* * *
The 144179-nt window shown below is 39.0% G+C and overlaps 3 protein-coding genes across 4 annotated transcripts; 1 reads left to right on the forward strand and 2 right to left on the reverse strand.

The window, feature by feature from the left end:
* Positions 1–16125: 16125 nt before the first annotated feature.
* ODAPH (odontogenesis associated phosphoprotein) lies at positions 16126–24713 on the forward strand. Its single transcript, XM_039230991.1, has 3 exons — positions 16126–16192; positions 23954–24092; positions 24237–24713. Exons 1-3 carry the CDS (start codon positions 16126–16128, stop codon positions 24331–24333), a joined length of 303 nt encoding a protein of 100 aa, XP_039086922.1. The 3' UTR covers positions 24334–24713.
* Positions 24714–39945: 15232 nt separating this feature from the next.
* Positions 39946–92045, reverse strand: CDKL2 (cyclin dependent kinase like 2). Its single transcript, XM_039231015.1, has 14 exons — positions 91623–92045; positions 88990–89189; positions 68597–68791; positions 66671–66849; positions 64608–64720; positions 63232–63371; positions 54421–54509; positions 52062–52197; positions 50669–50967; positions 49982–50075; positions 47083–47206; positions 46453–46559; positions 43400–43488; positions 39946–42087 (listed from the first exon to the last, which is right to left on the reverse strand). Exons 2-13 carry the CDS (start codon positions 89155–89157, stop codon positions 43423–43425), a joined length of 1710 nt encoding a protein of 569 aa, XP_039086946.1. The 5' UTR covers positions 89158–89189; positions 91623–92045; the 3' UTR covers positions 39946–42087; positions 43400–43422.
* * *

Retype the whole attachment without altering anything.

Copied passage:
The 144179-nt window shown below is 39.0% G+C and overlaps 3 protein-coding genes across 4 annotated transcripts; 1 reads left to right on the forward strand and 2 right to left on the reverse strand.

The window, feature by feature from the left end:
* Positions 1–16125: 16125 nt before the first annotated feature.
* ODAPH (odontogenesis associated phosphoprotein) lies at positions 16126–24713 on the forward strand. Its single transcript, XM_039230991.1, has 3 exons — positions 16126–16192; positions 23954–24092; positions 24237–24713. Exons 1-3 carry the CDS (start codon positions 16126–16128, stop codon positions 24331–24333), a joined length of 303 nt encoding a protein of 100 aa, XP_039086922.1. The 3' UTR covers positions 24334–24713.
* Positions 24714–39945: 15232 nt separating this feature from the next.
* Positions 39946–92045, reverse strand: CDKL2 (cyclin dependent kinase like 2). Its single transcript, XM_039231015.1, has 14 exons — positions 91623–92045; positions 88990–89189; positions 68597–68791; positions 66671–66849; positions 64608–64720; positions 63232–63371; positions 54421–54509; positions 52062–52197; positions 50669–50967; positions 49982–50075; positions 47083–47206; positions 46453–46559; positions 43400–43488; positions 39946–42087 (listed from the first exon to the last, which is right to left on the reverse strand). Exons 2-13 carry the CDS (start codon positions 89155–89157, stop codon positions 43423–43425), a joined length of 1710 nt encoding a protein of 569 aa, XP_039086946.1. The 5' UTR covers positions 89158–89189; positions 91623–92045; the 3' UTR covers positions 39946–42087; positions 43400–43422.